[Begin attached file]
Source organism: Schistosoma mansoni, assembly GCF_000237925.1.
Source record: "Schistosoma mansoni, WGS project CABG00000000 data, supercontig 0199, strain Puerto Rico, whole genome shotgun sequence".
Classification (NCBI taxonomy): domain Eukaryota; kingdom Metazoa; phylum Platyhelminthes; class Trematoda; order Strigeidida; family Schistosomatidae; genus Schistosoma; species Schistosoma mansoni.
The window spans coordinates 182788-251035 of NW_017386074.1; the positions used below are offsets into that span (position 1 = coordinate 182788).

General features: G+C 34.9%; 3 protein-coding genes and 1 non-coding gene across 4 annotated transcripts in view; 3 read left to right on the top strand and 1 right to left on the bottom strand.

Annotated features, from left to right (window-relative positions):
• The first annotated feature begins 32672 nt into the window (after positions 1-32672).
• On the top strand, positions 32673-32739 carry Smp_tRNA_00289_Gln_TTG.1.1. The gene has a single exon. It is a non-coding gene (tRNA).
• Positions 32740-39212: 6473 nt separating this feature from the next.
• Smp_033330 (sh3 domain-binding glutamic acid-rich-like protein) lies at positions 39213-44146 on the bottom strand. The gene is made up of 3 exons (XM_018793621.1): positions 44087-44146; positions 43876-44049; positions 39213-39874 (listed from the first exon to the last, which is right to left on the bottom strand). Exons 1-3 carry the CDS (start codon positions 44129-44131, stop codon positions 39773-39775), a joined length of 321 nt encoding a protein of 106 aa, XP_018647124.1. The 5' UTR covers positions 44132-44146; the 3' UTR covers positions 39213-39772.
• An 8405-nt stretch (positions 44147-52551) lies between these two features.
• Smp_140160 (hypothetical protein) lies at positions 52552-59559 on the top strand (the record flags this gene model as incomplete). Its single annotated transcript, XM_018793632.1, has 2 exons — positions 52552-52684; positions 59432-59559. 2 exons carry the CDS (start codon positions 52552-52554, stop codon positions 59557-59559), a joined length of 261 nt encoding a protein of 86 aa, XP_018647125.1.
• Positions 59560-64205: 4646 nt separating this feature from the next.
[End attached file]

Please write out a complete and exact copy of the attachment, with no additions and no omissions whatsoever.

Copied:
Source organism: Schistosoma mansoni, assembly GCF_000237925.1.
Source record: "Schistosoma mansoni, WGS project CABG00000000 data, supercontig 0199, strain Puerto Rico, whole genome shotgun sequence".
Classification (NCBI taxonomy): domain Eukaryota; kingdom Metazoa; phylum Platyhelminthes; class Trematoda; order Strigeidida; family Schistosomatidae; genus Schistosoma; species Schistosoma mansoni.
The window spans coordinates 182788-251035 of NW_017386074.1; the positions used below are offsets into that span (position 1 = coordinate 182788).

General features: G+C 34.9%; 3 protein-coding genes and 1 non-coding gene across 4 annotated transcripts in view; 3 read left to right on the top strand and 1 right to left on the bottom strand.

Annotated features, from left to right (window-relative positions):
• The first annotated feature begins 32672 nt into the window (after positions 1-32672).
• On the top strand, positions 32673-32739 carry Smp_tRNA_00289_Gln_TTG.1.1. The gene has a single exon. It is a non-coding gene (tRNA).
• Positions 32740-39212: 6473 nt separating this feature from the next.
• Smp_033330 (sh3 domain-binding glutamic acid-rich-like protein) lies at positions 39213-44146 on the bottom strand. The gene is made up of 3 exons (XM_018793621.1): positions 44087-44146; positions 43876-44049; positions 39213-39874 (listed from the first exon to the last, which is right to left on the bottom strand). Exons 1-3 carry the CDS (start codon positions 44129-44131, stop codon positions 39773-39775), a joined length of 321 nt encoding a protein of 106 aa, XP_018647124.1. The 5' UTR covers positions 44132-44146; the 3' UTR covers positions 39213-39772.
• An 8405-nt stretch (positions 44147-52551) lies between these two features.
• Smp_140160 (hypothetical protein) lies at positions 52552-59559 on the top strand (the record flags this gene model as incomplete). Its single annotated transcript, XM_018793632.1, has 2 exons — positions 52552-52684; positions 59432-59559. 2 exons carry the CDS (start codon positions 52552-52554, stop codon positions 59557-59559), a joined length of 261 nt encoding a protein of 86 aa, XP_018647125.1.
• Positions 59560-64205: 4646 nt separating this feature from the next.